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What I’ll be looking for tonight

Just a reminder that I’ll be on KPFT tonight starting at 7 PM to talk about the elections. Here’s a preview of the things I’ll be looking for:

1. SD10 – Sen. Wendy Davis vs Mark Shelton: Easily the most important race on the ballot in Texas. Davis has been a progressive champion and a pain in Dan Patrick’s rear end, and will make for a strong statewide candidate when she’s ready. She also ensures that the Dems maintain enough votes in the Senate to invoke the two-thirds rule until whenever Rick Perry calls the special election to succeed the late Sen. Mario Gallegos. I am heartened that Robert Miller thinks Davis is leading, though he subsequently amended that, but I won’t rest easy until I see that lead on the Secretary of State’s election results webpage.

2. Legislative races – While Dems start out with only 48 seats in the Lege, they will automatically pick up three today – HDs 35, 40, and 101 – because there are no Republicans running in them. Beyond that, the over/under line for Dems is 55 seats total. Three in particular to watch: HD23, in which Rep. Craig Eiland is one of the only, if not the only, threatened Democratic incumbents; HD134, in which Ann Johnson’s challenge to freshman Rep. Sarah Davis will be a good test of how well a message attacking the Rs for cutting $5.4 billion from public education will work; and HD136, the open seat in Williamson County, which will be a test of whether 2008 was a fluke or a trend for Democrats in places like that.

3. Adrian Garcia and Mike Anderson – Everyone expects both candidates to win, as both have become poster children for not voting a straight ticket this year. As such, they will both likely represent the high-water mark for each party this year, as Garcia and Ed Emmett were in 2008. I’ll be paying particular attention to how they did in various legislative and other districts once the precinct data is out, because that may provide an early roadmap for future electoral targets.

4. Fort Bend County – Fort Bend came very close to going Democratic in 2008. President Obama received 48.49% of the vote there, and no Republican won the county by as much as 10,000 votes out of 200,000 cast. Is this the year Democrats break through? Also worth keeping an eye on is freshman County Commissioner Richard Morrison in his race against double voter Bruce Fleming.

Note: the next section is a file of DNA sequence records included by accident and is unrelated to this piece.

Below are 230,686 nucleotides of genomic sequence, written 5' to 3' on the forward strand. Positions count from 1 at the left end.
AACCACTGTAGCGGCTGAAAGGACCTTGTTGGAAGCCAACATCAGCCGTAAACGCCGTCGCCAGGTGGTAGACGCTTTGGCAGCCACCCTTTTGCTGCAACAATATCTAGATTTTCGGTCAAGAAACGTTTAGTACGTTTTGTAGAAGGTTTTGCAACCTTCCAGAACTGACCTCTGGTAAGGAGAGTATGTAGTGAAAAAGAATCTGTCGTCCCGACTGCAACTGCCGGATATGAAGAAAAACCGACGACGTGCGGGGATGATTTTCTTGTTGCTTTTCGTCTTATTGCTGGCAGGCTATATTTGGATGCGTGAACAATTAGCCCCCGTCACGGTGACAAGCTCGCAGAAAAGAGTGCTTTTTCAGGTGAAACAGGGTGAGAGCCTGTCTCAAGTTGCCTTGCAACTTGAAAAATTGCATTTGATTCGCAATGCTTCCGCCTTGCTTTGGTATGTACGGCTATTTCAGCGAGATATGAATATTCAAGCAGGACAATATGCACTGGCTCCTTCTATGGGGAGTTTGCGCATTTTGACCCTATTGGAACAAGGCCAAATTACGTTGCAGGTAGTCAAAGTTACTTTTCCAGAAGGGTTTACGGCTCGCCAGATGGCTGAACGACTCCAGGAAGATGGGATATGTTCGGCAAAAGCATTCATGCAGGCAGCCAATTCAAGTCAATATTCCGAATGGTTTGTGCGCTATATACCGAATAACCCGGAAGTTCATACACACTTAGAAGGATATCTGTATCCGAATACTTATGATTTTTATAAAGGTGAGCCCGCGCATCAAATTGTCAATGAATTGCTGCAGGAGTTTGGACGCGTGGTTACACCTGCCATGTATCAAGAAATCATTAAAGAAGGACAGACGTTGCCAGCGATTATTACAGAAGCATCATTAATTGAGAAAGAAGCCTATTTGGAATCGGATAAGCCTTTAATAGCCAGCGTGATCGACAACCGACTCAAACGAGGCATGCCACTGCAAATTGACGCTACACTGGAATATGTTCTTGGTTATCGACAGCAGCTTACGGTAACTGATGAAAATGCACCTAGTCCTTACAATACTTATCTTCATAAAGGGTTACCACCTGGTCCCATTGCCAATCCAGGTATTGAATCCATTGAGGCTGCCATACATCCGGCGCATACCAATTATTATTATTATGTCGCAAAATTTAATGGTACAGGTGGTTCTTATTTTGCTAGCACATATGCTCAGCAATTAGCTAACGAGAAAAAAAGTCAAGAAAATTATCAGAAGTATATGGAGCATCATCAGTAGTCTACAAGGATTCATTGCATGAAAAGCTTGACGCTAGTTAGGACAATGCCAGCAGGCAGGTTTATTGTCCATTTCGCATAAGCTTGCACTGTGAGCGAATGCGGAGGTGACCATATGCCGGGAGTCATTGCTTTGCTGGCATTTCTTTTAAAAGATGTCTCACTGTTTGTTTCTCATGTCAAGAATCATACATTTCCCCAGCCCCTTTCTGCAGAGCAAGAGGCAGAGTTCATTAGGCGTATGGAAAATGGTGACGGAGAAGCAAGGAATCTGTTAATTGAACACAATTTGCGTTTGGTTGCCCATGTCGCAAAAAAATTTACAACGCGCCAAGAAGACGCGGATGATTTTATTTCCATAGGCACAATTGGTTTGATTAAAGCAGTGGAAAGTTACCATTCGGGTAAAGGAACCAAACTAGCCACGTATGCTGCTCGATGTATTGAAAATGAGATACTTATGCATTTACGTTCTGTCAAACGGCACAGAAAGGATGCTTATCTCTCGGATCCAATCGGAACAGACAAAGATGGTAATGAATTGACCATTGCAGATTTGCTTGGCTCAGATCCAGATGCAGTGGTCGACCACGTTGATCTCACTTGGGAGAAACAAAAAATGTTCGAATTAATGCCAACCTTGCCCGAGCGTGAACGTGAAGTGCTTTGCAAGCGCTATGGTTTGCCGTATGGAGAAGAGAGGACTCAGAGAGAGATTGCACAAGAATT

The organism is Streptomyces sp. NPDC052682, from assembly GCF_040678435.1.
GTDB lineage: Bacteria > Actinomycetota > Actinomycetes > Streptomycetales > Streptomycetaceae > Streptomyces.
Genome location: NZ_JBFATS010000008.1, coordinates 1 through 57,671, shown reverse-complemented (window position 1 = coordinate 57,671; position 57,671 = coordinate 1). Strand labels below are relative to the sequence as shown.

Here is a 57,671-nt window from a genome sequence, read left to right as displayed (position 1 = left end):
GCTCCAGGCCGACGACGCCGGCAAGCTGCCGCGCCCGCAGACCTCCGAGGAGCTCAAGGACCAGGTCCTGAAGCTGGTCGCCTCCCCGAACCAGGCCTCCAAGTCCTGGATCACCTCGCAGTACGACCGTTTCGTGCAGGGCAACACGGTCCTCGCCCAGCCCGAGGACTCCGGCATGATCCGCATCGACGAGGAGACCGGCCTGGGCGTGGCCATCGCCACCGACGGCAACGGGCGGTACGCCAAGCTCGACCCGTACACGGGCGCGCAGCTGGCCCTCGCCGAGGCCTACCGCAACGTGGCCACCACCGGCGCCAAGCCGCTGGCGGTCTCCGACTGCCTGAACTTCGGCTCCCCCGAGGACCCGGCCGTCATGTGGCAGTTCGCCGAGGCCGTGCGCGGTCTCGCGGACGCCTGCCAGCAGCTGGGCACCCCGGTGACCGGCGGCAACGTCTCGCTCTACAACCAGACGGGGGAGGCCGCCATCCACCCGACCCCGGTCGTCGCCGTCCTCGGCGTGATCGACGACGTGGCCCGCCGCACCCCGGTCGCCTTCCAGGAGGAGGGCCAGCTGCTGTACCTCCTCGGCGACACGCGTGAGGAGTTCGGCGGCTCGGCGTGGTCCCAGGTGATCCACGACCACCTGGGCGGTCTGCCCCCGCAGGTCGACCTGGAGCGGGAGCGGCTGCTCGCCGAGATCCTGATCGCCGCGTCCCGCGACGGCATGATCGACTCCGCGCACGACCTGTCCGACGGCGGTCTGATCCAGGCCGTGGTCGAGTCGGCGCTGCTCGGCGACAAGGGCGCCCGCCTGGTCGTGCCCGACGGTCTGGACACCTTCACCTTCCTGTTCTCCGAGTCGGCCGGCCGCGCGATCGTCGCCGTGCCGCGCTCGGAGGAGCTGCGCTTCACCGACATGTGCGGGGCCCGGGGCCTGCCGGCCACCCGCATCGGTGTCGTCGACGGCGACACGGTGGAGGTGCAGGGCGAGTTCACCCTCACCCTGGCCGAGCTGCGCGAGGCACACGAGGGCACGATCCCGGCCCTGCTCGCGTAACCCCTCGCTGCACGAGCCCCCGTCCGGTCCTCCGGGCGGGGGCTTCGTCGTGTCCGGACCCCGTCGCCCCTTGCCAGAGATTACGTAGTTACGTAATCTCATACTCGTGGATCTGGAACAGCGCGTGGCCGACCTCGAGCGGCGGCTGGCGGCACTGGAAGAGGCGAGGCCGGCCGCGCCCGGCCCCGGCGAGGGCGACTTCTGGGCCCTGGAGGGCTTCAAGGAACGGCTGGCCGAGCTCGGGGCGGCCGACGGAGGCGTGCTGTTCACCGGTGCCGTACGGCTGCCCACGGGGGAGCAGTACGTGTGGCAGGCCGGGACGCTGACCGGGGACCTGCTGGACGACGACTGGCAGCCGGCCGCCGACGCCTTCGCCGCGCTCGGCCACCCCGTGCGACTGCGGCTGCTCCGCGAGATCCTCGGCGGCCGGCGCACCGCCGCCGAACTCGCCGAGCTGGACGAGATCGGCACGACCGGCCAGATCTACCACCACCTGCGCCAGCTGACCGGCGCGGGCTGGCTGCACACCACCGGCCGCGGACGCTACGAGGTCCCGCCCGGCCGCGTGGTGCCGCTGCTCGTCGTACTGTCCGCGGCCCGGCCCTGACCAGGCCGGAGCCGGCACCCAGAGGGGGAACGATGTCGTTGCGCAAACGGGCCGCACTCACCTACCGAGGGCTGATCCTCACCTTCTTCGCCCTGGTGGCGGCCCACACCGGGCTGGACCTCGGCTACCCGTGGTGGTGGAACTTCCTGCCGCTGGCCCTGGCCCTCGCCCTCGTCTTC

5. CCA – Hampton vs Keller – I think we’re all familiar with this one by now. Whether Hampton has a chance to win depends largely, though not entirely, on how well Obama does in Texas. The presence of a Libertarian candidate in this race means that Hampton can win with less than 50% of the vote. Most of the statewide judicial races in 2008 had Libertarians in them, and they got about 3% of the vote on average. I suspect the ceiling for that may be higher in this case, as some Republicans may prefer to not vote for Keller but not vote for a Dem, either. I will not be surprised if 48% is enough to win. If Obama can improve on 2008, even a little, it makes it that much easier for Hampton to get over the hump. If not, we may be stuck with Keller for another six years or until she finally has the grace to resign.

6. 1st and 14th Courts of Appeals – Jim Sharp broke through for Democrats in 2008, and there’s a nearly full slate of them running for seats on these courts, whose jurisdictions cover multiple counties, this year. As was the case in 2008, a sufficiently strong showing in Harris County may be enough to make it across the finish line, though if Fort Bend is blue as well, that would be a big help. This is where future Supreme Court and Court of Criminal Appeals candidates can emerge.

7. Bonds, Metro, and SA Pre-K – I expect the Houston bonds to pass. Keep an eye on the charter amendments, since if they pass as well there can be no further charter amendments on the ballot till May of 2015. I think the Metro referendum will pass, but I would not bet my own money on it. The San Antonio Pre-K initiative is expected to be close. Given the recent love affair in the national media and from the national party for Mayor Julian Castro, a loss here will undoubtedly be portrayed as a setback for him.

I think that’s plenty to think about. What races are you watching?

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